The Scottish Parliament is set to go further than Westminster in responding to cases of female circumcision.
A Holyrood committee has considered the proposals
Anyone who takes a young girl abroad for the operation faces prosecution in the Scottish courts.
Westminster made it illegal in 2003 to aid and abet genital mutilation, even if it is carried out overseas.
The law only applies to the children of UK citizens, but the Scottish bill would extend that to children of asylum seekers and other non-UK citizens.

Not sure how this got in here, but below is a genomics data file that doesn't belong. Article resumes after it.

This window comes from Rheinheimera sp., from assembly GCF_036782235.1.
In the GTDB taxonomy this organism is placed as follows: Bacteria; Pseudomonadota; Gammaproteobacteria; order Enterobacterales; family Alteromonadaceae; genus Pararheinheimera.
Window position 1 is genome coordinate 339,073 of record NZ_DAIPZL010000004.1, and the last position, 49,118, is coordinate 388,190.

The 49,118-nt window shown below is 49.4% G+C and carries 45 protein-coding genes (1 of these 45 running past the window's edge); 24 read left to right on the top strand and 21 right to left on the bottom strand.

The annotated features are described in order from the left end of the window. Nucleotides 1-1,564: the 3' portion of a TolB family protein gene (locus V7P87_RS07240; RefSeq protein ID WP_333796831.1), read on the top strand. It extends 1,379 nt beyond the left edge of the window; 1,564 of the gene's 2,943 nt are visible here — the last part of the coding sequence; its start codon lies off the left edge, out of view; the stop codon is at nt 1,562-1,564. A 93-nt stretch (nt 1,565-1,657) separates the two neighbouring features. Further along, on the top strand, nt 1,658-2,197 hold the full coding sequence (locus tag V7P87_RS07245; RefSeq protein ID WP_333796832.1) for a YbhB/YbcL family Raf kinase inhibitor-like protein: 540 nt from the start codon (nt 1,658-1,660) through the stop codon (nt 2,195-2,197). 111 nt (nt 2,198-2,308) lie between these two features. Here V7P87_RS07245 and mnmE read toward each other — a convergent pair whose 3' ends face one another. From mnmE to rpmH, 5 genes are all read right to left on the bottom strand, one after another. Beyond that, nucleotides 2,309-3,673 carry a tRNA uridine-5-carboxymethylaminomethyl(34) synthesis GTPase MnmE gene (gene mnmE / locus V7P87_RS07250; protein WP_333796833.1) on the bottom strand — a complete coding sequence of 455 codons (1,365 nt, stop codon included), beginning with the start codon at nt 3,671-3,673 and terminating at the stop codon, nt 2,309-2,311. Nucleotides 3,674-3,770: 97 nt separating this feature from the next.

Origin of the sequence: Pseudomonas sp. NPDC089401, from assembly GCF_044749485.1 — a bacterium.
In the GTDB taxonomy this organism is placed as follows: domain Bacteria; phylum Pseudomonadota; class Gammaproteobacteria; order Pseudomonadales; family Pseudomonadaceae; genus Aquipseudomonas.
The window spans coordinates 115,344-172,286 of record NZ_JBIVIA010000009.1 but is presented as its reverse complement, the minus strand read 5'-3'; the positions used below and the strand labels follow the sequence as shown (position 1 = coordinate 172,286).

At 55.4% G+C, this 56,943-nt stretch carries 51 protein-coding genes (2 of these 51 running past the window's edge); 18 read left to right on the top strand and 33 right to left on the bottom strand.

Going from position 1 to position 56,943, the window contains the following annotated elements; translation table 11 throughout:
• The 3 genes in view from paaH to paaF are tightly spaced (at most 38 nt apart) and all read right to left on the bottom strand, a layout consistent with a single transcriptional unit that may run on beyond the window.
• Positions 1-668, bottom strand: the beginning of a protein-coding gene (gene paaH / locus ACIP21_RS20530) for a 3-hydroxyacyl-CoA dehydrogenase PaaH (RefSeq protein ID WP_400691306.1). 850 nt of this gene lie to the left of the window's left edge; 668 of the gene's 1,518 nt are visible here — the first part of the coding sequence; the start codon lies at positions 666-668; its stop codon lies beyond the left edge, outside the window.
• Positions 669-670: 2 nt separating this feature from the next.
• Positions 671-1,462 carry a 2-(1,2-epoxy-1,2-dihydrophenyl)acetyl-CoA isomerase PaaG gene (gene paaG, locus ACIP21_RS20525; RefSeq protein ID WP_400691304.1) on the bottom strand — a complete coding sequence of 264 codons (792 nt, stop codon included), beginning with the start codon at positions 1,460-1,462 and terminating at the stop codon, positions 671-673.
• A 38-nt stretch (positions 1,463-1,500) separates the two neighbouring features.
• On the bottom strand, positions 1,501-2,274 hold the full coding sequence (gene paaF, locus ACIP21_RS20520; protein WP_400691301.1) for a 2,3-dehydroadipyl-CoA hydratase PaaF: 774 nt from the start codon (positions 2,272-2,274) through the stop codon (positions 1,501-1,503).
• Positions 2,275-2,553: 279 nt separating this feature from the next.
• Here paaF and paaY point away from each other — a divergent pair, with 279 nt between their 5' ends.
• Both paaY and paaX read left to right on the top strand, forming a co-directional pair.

The move, which is known as extra-territorial jurisdiction, is extremely rare.
Deputy Justice Minister Hugh Henry has accepted an amendment moved by Labour MSP Elaine Smith.
He said he was glad Scotland was now offering protection to vulnerable girls whatever their nationality.
Female circumcision was outlawed in Britain in 1985, but is still common in some parts of Africa.
The Female Genital Mutilation (Scotland) Bill is currently passing through Holyrood.
Last year the equal opportunities committee heard claims that girls from Scotland were being sent abroad to undergo genital mutilation.